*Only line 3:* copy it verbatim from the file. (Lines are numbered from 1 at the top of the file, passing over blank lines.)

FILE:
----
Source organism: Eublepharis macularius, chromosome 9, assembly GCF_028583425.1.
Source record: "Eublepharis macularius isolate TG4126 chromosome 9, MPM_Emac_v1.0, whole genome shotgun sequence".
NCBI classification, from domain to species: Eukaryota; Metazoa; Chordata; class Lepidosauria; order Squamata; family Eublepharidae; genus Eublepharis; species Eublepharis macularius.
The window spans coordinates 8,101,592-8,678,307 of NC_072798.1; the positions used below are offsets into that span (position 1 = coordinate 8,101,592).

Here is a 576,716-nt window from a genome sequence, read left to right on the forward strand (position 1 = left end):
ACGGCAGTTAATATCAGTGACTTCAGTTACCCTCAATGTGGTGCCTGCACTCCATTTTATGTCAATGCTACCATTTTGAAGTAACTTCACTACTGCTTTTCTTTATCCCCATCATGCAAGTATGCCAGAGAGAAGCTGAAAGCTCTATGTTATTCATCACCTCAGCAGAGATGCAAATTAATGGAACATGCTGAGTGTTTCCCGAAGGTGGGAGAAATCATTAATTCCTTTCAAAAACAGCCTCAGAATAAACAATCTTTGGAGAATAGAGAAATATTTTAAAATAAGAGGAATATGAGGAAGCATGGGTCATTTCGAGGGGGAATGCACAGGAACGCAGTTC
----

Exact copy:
NCBI classification, from domain to species: Eukaryota; Metazoa; Chordata; class Lepidosauria; order Squamata; family Eublepharidae; genus Eublepharis; species Eublepharis macularius.